For the sound of the instruments I like to bring at least one very long jack lead and invite each plugged instrument in turn to set, through his own amp, the sound he wants on stage, and then to come out front as I work his channel and listen - the aim being that as I turn the rig up and down, the sound he wants through his amp just gets louder and quieter. This can be important with plugged acoustic guitarists as they can't hear the top from behind the front of house and often tweak away on their own controls until they sound like a giant transistor radio. The exception to this rule is bass guitarists who use FX. Try to get a feed before the FX or better still one before and one after as bass FX can really screw your speakers. If you have a female friend who likes body piercings, when she develops a mysterious smile, the bass guitar is right.

Lots of electric guitarists who "scoop" on their amp settings will need mid added to avoid sounding like "thatch" or "scrud" (somewhere between scratch and thud) through the rig. Metal bands are the worst offenders for this. I have seen acoustic guitarists with their own tone controls either on the guitar or at their feet really drive soundmen mad in the same way - beautiful guitar, brilliant guitarist, totally horrible sound!. It is almost impossible to DI an electric guitarist - the HF off the FX pedal will destroy your tweeters - you have to mic the guitarists cab, but get the mic right over the speaker, pointing a bit at the edge of the cone to capture the "break-up" of the cab sound.

Don't rely on the band to tell you if you have a balance on the foldback. Carry a set of headphones and if always check the foldback sound through the headphones with the front of house way quiet before turning the front of house up again. Carry a VERY LOUD headphone amp (I use an old 10 watts per channel hifi amp(!)) and you will be able to snatch the occasional very short listen to the foldback even while the front of house is on. Don't leave those cans on at that level or you will blow the cans, and don't leave them on your ears or you will soon be permanently deaf.

Compressors are not usually needed on acoustic (ish) bands. Indeed I found mine so little help even on electric bands and looking for the elusive stomach-punch on kick drum (you know it's right when you can't breathe and you can actually feel your balls (if you are male) shake) that I sold it again. Cheap kick drum mics are no use at all.

Cymbals usually need very little mic-ing unless you are in a HUGE venue, and mics on cymbals make it very hard to get a decent definition on the other drums on a full set. Mute them while you are setting the other drums. Find out from the drummer how he likes his snare sound - basically boom pop or snap - (then set it just a bit snappier, and possibly mic from underneath to get the snare wires). Does he like his hi-hat to crash or clonk? The more mics on stage, the harder it is to get a clean sound.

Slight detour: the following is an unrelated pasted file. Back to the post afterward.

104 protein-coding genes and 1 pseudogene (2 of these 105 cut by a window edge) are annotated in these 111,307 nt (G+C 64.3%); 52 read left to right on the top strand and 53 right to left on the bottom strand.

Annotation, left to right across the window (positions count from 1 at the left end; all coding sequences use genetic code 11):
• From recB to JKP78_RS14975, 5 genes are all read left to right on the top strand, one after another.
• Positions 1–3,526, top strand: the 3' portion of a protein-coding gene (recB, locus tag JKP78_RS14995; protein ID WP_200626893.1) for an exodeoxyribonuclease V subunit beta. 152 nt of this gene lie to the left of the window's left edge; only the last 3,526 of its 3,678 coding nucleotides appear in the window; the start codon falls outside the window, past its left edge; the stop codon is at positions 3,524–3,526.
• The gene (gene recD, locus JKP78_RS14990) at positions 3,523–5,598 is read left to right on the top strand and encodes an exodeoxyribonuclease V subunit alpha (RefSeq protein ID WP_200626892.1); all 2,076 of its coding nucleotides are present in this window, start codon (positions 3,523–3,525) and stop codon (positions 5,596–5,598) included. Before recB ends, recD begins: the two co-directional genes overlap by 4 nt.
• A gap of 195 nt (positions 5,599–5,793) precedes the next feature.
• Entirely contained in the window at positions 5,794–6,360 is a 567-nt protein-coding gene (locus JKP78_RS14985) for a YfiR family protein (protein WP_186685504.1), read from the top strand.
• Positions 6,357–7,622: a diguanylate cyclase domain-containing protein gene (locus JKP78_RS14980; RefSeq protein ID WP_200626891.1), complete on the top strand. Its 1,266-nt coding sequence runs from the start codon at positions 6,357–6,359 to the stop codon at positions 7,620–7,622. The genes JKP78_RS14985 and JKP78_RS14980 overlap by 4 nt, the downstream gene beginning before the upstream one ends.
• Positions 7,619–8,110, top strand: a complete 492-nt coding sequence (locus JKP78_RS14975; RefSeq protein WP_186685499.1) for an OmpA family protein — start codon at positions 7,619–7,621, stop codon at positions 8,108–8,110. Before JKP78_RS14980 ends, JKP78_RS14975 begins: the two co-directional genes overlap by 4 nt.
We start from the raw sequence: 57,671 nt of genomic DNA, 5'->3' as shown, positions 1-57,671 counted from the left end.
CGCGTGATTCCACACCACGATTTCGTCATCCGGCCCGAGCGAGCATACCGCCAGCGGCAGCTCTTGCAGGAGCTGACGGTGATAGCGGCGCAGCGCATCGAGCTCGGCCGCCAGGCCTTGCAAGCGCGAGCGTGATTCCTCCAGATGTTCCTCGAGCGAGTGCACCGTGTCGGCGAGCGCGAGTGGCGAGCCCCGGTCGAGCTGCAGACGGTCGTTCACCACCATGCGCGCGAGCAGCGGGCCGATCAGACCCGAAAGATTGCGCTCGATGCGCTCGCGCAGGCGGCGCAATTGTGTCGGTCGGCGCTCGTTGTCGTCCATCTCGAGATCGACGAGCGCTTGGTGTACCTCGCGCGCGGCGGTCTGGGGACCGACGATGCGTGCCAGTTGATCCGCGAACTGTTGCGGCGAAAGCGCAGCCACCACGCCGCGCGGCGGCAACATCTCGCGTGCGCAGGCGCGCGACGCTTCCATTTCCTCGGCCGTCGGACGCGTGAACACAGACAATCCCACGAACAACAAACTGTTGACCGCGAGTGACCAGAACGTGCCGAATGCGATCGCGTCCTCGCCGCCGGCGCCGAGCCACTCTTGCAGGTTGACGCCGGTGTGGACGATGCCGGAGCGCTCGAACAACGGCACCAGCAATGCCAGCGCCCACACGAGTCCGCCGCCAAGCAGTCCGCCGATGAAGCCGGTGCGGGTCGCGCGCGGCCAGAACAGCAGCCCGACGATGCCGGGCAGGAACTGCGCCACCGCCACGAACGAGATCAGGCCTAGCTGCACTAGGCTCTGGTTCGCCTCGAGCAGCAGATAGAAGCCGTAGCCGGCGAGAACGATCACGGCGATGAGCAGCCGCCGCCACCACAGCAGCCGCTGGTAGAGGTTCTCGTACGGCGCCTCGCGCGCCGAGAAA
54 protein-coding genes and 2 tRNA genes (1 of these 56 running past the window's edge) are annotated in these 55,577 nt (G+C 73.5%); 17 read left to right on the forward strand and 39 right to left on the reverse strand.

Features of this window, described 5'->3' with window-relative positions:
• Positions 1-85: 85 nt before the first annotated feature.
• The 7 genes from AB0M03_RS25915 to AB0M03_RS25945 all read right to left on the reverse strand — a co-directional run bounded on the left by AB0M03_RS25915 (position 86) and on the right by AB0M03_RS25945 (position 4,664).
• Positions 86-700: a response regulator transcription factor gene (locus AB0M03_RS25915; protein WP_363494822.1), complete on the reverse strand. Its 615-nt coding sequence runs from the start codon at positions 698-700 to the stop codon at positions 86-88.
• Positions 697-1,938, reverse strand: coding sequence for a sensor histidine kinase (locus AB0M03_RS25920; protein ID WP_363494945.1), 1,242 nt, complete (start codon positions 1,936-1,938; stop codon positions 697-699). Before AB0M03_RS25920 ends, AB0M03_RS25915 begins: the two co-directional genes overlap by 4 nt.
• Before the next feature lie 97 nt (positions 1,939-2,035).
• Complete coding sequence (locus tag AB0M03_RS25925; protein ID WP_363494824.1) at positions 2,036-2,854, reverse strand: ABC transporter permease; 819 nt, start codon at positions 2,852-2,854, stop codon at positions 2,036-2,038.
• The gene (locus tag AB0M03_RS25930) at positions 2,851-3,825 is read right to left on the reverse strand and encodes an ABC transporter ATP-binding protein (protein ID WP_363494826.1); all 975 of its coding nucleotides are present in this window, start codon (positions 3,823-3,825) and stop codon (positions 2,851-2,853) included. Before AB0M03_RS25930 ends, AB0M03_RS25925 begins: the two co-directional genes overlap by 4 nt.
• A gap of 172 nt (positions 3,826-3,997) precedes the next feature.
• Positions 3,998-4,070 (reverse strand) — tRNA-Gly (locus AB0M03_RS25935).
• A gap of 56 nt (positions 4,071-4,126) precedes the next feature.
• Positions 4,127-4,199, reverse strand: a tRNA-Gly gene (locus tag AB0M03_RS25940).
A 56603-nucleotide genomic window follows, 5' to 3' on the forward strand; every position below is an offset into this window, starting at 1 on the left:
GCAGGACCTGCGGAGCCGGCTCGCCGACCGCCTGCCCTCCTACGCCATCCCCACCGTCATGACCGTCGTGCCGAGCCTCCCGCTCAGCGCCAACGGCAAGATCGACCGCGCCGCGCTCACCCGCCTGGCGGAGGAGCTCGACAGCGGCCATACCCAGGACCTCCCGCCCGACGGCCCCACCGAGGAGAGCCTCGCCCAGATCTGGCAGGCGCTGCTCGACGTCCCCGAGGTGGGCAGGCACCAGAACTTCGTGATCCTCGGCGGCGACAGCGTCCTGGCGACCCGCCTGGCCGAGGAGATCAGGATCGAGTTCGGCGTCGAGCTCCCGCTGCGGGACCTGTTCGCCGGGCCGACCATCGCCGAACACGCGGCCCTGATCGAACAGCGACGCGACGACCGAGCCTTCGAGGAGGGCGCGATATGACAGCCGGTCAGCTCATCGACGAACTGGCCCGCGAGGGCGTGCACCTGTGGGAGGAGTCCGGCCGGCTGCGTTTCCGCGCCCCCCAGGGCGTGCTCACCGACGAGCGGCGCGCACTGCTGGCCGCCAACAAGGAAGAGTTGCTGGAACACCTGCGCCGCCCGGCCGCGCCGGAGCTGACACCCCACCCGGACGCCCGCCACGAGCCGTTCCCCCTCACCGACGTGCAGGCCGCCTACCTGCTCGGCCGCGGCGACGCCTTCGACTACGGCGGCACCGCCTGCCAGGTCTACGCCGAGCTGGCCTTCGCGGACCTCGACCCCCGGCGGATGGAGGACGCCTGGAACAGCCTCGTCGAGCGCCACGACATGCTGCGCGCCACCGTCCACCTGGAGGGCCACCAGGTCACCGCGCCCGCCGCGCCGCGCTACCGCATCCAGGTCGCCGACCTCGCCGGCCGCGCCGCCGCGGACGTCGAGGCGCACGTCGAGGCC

Once you think you have it right, walk round the room with the band playing to make sure it sounds OK from all angles.

If you use ear defenders, take them off from time to time to check the sound (I have seen one soundman, well known in these parts, set the band and then sit and read a book with his ear defenders on).

If you use Mackie speakers, turn down the high-mid a fair bit or they will sound really rough and aggressive.

Never mind the purists who say to set the channel gains and make sure the faders go to max travel to minimise hiss. Redline the gains and then turn down a bit. Now use your faders. You now have a visual mnemonic for what is louder than what. Then tweak the gains a bit to get your faders working round a bit more towards middle of travel than you did before (but watch those clip lights). Now you have the flexibility on the faders to deal with the loud and quiet bits.


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Subject: RE: PA Training Wanted
From: Grab
Date: 05 Oct 07 - 12:14 PM

Chris, it depends on the soundman.

If you've played in a band, you've probably been screwed over by a soundman at some point. The band I play in (as opposed to the one I do sound for), me and another bloke swap the bass around, and the one that isn't on bass plays his own guitar. I also play violin occasionally. We've changed instruments before now and started a song to find that one or other is still muted. OK, it's harder for a soundman to keep track of this, but that's what they're being paid for. And if you know the band's material, you know what to keep an eye out for.

Another problem, as Richard says, is *listening*. A local folk club used to run a small PA rig, and we had a soundman who was literally deaf (hearing-impaired anyway). He practically ran the club into the ground by constantly messing with levels, getting howls of feedback and all the rest, before the organiser decided he'd had enough and chose to make the club acoustic-only simply to get rid of the guy. And a few years back at Broadstairs, there was a fantastic duo playing drums and acoustic guitar where the guitar was practically inaudible, and in spite of asking the duo in the interval to get him to do something about it, he simply didn't (and the duo said they didn't want to push it because he could be touchy when asked to change stuff). A great gig spoiled.

Graham.